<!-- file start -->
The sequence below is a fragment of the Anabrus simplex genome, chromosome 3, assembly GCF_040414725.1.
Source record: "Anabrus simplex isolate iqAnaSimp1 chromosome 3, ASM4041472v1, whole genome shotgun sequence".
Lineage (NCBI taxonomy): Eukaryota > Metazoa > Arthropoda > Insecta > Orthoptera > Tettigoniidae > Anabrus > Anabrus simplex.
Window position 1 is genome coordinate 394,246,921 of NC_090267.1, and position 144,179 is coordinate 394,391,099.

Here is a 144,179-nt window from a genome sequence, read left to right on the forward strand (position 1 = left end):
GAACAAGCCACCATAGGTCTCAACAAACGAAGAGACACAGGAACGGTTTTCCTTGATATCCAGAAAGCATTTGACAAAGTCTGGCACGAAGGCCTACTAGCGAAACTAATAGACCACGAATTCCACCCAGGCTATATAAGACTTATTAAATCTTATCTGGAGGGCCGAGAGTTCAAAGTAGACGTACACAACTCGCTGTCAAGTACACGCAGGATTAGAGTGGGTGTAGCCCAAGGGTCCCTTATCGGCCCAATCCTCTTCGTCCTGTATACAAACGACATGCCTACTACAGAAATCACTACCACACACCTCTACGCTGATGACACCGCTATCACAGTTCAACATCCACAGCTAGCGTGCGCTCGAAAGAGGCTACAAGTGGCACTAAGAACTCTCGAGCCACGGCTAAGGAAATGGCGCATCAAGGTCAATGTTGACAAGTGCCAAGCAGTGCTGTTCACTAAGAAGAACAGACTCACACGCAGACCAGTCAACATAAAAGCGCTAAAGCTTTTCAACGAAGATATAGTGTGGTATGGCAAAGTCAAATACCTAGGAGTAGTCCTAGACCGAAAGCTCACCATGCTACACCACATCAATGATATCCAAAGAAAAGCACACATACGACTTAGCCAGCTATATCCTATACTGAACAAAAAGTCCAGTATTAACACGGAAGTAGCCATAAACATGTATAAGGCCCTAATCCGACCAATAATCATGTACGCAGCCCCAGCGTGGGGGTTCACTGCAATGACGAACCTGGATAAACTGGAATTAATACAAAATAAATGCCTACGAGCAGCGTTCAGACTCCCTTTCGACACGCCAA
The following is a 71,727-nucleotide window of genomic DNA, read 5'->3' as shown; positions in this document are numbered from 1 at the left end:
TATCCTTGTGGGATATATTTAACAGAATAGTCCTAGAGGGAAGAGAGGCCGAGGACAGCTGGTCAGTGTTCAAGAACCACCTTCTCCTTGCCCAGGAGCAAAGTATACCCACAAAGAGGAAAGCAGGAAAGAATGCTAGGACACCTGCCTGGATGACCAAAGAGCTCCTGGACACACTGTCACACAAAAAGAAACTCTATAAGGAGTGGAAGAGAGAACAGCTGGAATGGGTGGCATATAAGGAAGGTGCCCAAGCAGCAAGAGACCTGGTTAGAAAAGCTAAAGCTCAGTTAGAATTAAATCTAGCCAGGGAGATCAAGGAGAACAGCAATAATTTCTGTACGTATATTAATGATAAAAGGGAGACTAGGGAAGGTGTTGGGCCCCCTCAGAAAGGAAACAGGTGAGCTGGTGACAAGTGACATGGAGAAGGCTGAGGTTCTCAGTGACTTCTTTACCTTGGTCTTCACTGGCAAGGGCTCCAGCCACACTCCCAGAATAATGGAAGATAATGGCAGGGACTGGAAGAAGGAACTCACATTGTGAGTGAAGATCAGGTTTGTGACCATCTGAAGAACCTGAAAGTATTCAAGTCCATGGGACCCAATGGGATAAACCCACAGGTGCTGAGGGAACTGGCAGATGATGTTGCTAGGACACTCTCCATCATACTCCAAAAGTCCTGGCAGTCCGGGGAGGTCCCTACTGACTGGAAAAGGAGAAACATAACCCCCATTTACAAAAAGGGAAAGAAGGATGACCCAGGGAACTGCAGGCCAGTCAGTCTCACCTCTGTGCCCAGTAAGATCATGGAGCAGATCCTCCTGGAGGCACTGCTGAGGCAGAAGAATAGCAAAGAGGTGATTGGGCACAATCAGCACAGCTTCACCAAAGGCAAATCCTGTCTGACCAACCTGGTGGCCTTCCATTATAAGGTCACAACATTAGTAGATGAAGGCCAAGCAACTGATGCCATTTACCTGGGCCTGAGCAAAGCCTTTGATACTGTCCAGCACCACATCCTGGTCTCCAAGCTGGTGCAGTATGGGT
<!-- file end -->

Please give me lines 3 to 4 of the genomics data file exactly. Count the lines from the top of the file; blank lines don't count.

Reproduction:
Lineage (NCBI taxonomy): Eukaryota > Metazoa > Arthropoda > Insecta > Orthoptera > Tettigoniidae > Anabrus > Anabrus simplex.
Window position 1 is genome coordinate 394,246,921 of NC_090267.1, and position 144,179 is coordinate 394,391,099.